Chief Executive Donald Tsang said the government is studying ways to enhance the Mandatory Provident Fund (MPF) scheme, including early withdrawal, in his seventh and last policy address on Wednesday.
According to earlier press release delivered in September by the Mandatory Provident Fund Schemes Authority (MPFA), the management board of the authority agreed on the principle that "terminal illness" is added as a new ground for early withdrawal of MPF. The MPFA, however, still needs to seek for views from the MPFS Advisory Committee together with a public consultation.
Tsang reconfirmed the government’s eagerness for such an amendment in his 2011-12 policy address that "the MPFA will also look into whether the withdrawal of MPF accrued benefits in phases after retirement and early withdrawal under specific circumstances by employees should be allowed."
Kenrick Chung, director of MPF business development at Convoy, believes it is a piece of good news to the industry. "As the Chief Executive mentioned the plan of early withdrawal again after the announcement from the MPFA, we believe the government is willing to pay more attention to its development."
Under the proposed amendment, investors will be allowed to withdraw some of their MPF contributions before retirement in the case of terminal illness. Chung expects the new interaction between pension and health protection will increase employee’s awareness towards MPFs.
"MPFs will become more popular after the implementation of early withdrawal as people will be motivated to manage their accounts. Besides, investors would require more professional knowledge on fund managements, indicating a potential increase in related consultant services," added Chung.
Rex Auyeung, regional president of Principal Financial Group, also welcomes the potential enhancement of the MPF scheme as the wealth within the system has been accumulated for a decade and it is a right moment for investors to learn more about their pension plans.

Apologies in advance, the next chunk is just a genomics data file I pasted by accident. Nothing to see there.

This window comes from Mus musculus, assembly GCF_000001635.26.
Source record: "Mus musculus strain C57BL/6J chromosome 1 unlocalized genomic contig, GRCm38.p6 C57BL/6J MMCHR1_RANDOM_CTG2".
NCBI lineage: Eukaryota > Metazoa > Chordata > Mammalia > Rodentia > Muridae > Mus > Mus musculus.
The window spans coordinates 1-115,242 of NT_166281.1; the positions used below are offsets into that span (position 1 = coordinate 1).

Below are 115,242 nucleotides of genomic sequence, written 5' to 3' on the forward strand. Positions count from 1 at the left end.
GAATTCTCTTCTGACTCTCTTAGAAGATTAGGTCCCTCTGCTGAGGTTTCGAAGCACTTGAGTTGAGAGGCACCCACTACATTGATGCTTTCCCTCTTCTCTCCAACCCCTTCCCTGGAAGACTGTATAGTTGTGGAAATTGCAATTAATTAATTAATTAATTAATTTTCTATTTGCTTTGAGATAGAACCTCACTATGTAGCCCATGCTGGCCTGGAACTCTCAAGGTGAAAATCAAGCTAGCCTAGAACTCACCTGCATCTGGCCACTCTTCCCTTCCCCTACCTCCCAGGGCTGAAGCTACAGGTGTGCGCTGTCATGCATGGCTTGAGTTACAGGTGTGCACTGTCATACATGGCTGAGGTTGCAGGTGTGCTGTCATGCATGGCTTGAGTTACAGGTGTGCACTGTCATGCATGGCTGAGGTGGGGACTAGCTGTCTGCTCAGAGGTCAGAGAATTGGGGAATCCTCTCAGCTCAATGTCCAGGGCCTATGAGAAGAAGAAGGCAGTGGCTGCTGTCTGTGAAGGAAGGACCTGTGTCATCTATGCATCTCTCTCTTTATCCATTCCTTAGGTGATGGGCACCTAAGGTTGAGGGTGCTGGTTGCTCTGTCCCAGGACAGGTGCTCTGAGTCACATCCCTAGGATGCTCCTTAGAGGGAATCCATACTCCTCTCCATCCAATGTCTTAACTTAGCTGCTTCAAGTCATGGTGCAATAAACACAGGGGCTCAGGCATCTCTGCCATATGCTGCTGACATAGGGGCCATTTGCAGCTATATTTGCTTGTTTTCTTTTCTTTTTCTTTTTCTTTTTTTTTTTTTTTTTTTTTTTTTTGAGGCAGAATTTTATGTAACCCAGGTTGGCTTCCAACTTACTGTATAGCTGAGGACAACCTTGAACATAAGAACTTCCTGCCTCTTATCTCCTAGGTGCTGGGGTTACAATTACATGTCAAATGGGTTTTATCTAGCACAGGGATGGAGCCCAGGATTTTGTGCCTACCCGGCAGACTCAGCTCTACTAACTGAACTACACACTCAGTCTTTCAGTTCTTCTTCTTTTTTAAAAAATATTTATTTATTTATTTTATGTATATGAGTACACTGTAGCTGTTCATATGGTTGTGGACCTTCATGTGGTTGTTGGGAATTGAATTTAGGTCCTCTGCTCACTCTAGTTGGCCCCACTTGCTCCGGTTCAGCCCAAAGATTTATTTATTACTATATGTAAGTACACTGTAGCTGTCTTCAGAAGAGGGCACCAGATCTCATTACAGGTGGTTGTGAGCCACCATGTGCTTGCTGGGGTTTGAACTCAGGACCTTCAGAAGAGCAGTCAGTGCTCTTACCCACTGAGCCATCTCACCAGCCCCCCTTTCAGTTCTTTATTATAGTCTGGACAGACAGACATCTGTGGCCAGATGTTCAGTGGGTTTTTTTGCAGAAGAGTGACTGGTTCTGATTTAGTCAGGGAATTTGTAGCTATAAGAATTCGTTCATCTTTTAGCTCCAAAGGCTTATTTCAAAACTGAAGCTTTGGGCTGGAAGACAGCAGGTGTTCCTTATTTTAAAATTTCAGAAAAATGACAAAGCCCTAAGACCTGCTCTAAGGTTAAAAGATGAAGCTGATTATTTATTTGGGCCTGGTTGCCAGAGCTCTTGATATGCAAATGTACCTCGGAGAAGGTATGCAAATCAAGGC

Auyeung said the government should adopt strict rules concerning early withdrawals. "We expect ‘terminal illness’ to be the only ground for early withdrawal of MPFs because if people can withdraw their contributions too easily, the scheme will lose its true meaning for pension saving.".
In addition, Tsang also mentioned in the policy address that the government will strengthen employees’ right of choice in order to reduce the fees of MPF schemes. The authority will also study supporting measures to facilitate the implementation of a full portability arrangement in the future. Auyeung, however, believes the government will take at least three years to launch the policy after the implementation of the semi-portability arrangement.
According to Tsang, about 85% of Hong Kong’s workforce has been covered by forms of retirement protection since the launch of the MPF system. After reductions of fees and charges, MPFs record an average annual return rate at 5.1%.